The router I use in my home is provided by AT&T. I haven't had to make any changes to the original set-up. Do you know if I just go through my "My AT&T" online account to access and make changes to the router, or can I access the router directly through my computer?
I have a Kaspersky Rescue Disc but I'm not sure if the computer I burned it on had a virus/malware at the time. Just to be save I'll burn a new one with the clean laptop. Would malware or a virus somehow imbed itself when burning a disc or do they just inhibit the program from executing properly when used on that machine? I guess this question is driven from a curiosity of how these things are spread (once there in your machine) via discs (copied/burned) and flash drives. Should I throw out the rescue discs I burned? Can I scan and clean, format, or do I need to get new flash drives? Once I get this out of my computers, I don't want to re-infect myself via any of the discs, flash drives, or back-ups I've been using. Once again, thanks for the clarity here.
I'll follow-up after getting these items completed.
Posted 22 September 2015 - 12:17 PM
One added question... my college daughter is using Windows 10 and needs an AV recommendation. The McAfee through our service provider isn't approved for Windows 10 at this point. You stated that BitDefender isn't either. What would you recommend she use? If there is a very good free option, as a college kid, that would be nice. If pay is the way to go to get quality, that's fine too. Thx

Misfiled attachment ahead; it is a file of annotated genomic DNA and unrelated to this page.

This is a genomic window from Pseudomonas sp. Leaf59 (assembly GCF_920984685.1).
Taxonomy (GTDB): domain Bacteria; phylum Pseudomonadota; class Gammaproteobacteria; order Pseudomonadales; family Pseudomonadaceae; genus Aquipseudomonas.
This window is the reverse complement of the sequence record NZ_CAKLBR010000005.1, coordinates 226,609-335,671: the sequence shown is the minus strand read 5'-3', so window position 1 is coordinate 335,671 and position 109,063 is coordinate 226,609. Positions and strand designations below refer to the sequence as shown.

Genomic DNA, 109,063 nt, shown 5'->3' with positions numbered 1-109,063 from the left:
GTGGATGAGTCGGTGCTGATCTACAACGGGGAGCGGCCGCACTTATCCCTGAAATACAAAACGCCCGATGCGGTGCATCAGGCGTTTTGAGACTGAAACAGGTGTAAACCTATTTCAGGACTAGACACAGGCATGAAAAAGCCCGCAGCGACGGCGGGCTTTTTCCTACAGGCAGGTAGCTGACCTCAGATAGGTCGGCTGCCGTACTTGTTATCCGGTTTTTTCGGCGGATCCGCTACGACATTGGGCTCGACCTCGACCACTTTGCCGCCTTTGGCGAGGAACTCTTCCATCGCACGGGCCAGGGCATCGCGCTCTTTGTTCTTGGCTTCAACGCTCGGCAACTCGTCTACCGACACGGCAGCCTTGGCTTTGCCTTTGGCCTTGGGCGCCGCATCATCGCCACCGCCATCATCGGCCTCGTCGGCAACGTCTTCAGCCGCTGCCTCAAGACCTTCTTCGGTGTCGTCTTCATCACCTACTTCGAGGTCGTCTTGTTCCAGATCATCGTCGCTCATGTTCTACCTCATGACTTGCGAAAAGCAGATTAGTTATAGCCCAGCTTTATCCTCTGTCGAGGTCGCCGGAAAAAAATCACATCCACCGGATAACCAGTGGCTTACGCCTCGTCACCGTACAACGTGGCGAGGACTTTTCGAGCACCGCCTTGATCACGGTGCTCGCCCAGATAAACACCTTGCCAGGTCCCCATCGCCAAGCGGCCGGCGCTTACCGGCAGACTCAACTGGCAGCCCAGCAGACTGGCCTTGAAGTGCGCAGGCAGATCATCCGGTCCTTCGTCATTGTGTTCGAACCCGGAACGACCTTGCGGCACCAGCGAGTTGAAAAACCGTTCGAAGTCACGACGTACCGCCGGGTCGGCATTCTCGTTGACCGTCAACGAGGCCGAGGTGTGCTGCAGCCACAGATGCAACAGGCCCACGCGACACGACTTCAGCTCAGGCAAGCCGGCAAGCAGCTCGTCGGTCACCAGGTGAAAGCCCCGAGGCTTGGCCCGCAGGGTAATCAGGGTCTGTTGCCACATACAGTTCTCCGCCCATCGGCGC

Posted 22 September 2015 - 12:58 PM
The Kaspersky disk is linux based so I doubt it can get infected if you burn the iso direct. If it did, I doubt it would boot. But, to be safe you can download and burn it on the clean laptop. I would get rid of the rescue disks. CDs are not that expensive vs having an infection even though I have not heard of a disk getting infected during a burn unless the files themselves were infected. Flash drives are another story. They may get infected by attaching to an infected computer. You can sanitize the flash drives using a bootable linux disk like Partition Wizard bootable. Use the wipe option. Don't attach any of the flash drives to your clean laptop. Boot the Partition Wizard disk on the desktop then zero wipe an attached flash drive.
If you have the opportunity to reinstall the OS on the desktop then I would do that. Another option is to zero wipe the hard drive first then all your flash drives you believe are infected.
I would image the drive after it is encrypted. I am not that familiar with Bitlocker but see this article from Macrium. You should store the external drive in a secure place.